Jul 12, 2012
First year of surveillance shows babesiosis most common in Northeast, Midwest
Babesiosis, a tickborne disease ranging from asymptomatic to life threatening, was reported to the Centers for Disease Control and Prevention (CDC) in 1,124 individuals (847 confirmed and 277 probable cases) during 2011, the first year of surveillance. The areas where the disease is now reportable include 18 states and New York City, says the surveillance report available in this week's Mortality Morbidity Weekly Report (MMWR). Reported cases came from 15 of the 18 states, with 97% occurring in Connecticut, Massachusetts, Minnesota, New Jersey, New York (state and city), Rhode Island, and Wisconsin).Affected persons were 60 years or older in 57% of cases, and 82% of those for whom date of onset was available (879) were infected from June through August. Babesiosis parasites are usually tickborne but can be spread through blood transfusions or congenitally; the current report counts 10 cases as transfusion-associated and one as congenital. Most infected people did not recall having a tick bite. Babesiosis is treatable with antibiotics, so clinicians should maintain a high level of suspicion. The CDC recommends that people living in or traveling to the Northeast and upper Midwest this summer protect themselves against tick bites by applying repellents and wearing long pants and long-sleeve shirts outdoors.
Jul 13 MMWR report
Another MMWR article, this one on nationally notifiable arboviral (transmitted by mosquitoes and ticks) infections in 2011, says 871 cases were reported, with West Nile virus (WNV) accounting for 712. La Crosse virus was the most common among children, however, with 123 of the 130 cases (95%) occurring in people under 18. Other arbovirus infections included Powassan in 16 cases, St. Louis encephalities in 6, Eastern equine encephalitis in 4, and Jamestown Canyon in 3. The WNV cases were reported in 43 states and the District of Columbia and the La Crosse virus cases in 14 states. Of the 871 arbovirus infections reported, 624 (72%) were classified as neuroinvasive (meningitis, encephalitis, or acute flaccid paralysis), for a national incidence of 0.2 per 100,000 population.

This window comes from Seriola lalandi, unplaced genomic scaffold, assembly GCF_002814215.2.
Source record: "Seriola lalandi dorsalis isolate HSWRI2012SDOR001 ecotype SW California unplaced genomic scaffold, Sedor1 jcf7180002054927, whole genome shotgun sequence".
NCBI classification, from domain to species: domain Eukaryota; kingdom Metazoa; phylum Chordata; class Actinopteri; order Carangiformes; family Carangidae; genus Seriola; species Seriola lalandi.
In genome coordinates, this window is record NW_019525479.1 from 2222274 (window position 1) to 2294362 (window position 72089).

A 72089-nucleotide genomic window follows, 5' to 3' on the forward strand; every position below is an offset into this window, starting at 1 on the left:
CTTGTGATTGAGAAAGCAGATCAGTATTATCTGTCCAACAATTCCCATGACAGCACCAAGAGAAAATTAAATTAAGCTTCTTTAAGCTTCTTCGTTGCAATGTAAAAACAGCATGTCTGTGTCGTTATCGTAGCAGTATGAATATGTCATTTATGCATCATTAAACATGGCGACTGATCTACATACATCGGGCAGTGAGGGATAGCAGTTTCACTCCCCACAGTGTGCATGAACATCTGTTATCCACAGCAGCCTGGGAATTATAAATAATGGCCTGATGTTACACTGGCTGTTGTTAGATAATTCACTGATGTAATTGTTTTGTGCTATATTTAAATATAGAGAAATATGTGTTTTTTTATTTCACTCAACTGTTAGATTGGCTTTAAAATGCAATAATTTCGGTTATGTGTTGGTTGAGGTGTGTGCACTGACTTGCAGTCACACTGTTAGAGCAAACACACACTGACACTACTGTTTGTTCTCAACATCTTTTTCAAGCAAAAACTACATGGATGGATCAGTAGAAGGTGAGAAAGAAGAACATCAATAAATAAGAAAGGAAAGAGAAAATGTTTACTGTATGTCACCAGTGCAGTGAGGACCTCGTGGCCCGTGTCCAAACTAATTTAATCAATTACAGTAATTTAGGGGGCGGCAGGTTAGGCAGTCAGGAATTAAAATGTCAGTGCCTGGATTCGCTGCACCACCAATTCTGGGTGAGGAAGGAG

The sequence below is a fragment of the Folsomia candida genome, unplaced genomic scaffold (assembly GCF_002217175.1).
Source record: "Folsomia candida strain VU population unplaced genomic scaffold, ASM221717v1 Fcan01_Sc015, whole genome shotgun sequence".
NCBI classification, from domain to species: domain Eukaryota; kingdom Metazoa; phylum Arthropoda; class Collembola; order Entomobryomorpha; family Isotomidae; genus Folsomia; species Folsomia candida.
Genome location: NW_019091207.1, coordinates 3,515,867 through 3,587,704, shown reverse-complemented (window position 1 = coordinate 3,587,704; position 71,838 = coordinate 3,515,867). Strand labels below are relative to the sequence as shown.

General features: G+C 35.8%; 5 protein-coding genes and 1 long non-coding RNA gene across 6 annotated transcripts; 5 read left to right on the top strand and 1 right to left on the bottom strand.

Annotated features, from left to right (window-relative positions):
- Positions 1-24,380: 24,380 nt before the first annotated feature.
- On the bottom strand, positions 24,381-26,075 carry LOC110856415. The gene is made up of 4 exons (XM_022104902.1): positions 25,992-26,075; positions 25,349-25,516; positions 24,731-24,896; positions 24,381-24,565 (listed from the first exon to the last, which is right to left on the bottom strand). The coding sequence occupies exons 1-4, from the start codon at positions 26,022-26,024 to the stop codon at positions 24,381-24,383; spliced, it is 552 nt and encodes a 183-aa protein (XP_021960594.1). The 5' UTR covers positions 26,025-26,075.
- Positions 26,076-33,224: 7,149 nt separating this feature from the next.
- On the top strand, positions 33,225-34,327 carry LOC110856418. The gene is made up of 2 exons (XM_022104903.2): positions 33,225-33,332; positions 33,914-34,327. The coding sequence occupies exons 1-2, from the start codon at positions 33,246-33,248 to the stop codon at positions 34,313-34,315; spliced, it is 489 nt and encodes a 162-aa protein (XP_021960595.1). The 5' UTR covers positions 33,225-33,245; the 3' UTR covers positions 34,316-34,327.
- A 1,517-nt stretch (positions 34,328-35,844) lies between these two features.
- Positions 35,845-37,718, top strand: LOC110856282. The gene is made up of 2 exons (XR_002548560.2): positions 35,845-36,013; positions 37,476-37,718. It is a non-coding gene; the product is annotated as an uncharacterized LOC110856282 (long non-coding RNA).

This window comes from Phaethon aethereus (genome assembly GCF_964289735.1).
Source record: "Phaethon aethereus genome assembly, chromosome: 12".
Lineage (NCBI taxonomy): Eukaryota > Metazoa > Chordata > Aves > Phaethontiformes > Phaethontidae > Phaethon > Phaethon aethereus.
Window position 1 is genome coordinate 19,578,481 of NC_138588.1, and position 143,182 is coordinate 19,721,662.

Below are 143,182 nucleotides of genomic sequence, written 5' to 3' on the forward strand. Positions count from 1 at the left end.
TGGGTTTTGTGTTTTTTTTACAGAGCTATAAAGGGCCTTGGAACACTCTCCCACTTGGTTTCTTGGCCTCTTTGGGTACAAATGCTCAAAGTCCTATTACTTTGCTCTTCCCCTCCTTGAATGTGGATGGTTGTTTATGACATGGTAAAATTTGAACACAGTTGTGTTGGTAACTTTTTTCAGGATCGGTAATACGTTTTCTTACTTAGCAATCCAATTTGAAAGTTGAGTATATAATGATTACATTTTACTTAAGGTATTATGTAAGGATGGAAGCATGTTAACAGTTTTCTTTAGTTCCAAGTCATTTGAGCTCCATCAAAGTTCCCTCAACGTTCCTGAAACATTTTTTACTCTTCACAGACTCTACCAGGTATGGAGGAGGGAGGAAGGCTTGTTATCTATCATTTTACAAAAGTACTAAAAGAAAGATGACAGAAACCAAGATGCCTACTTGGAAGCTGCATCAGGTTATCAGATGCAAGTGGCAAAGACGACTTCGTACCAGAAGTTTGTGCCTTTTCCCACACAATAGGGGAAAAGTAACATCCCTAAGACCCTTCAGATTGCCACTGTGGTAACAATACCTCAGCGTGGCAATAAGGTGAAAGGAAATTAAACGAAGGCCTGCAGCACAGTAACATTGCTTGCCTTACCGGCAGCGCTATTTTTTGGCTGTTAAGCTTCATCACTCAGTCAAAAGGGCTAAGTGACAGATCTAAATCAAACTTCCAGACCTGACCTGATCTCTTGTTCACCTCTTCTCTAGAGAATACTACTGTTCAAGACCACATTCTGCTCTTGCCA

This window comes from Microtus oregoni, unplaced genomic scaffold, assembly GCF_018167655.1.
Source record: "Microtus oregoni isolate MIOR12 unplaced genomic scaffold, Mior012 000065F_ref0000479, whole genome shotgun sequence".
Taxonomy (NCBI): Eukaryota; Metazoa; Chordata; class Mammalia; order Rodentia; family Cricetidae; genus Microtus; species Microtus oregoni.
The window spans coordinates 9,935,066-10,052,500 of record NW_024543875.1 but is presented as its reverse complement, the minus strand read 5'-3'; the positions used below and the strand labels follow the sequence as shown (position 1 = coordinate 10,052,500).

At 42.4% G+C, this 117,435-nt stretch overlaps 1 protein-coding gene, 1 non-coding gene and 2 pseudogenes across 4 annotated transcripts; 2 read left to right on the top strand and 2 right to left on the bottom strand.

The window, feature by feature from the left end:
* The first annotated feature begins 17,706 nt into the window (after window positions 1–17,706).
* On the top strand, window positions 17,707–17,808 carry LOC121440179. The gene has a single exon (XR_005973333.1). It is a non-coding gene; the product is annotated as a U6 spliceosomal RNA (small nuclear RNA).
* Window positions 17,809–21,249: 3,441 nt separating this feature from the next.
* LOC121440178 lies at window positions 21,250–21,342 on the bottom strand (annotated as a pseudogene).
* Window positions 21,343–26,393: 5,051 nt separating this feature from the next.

Jul 13 MMWR report
CDC reports 21 more illnesses in hatchery-linked Salmonella outbreak
Twenty-one more people have been sickened in a Salmonella outbreak linked to chicks and ducklings from an Ohio mail-order hatchery, pushing the total to 144 cases from 26 states, the US Centers for Disease Control and Prevention (CDC) said today. The total includes one from one more state, Arizona. The other new infections were reported in Maine (1), Massachusetts (1), Michigan (1), North Carolina (2), Ohio (7), Pennsylvania (1), Tennessee (3), and Virginia (4). The latest illness onset was Jun 22. Of 90 patients with available information, 32 (36%) were hospitalized. One death was previously reported, but officials said it's not clear if the infection contributed to the patient's death. The CDC initially reported the outbreak on May 30. It involves three different Salmonella strains: Infantis, Newport, and Lille. The outbreak is one of four Salmonella events linked to mail-order chicks and ducklings since 2011. The most recent one, announced Jun 25, is a Salmonella Montevideo outbreak tied to a Missouri company's hatchery.
Jul 12 CDC outbreak update
Cholera cases in Cuba jump to 110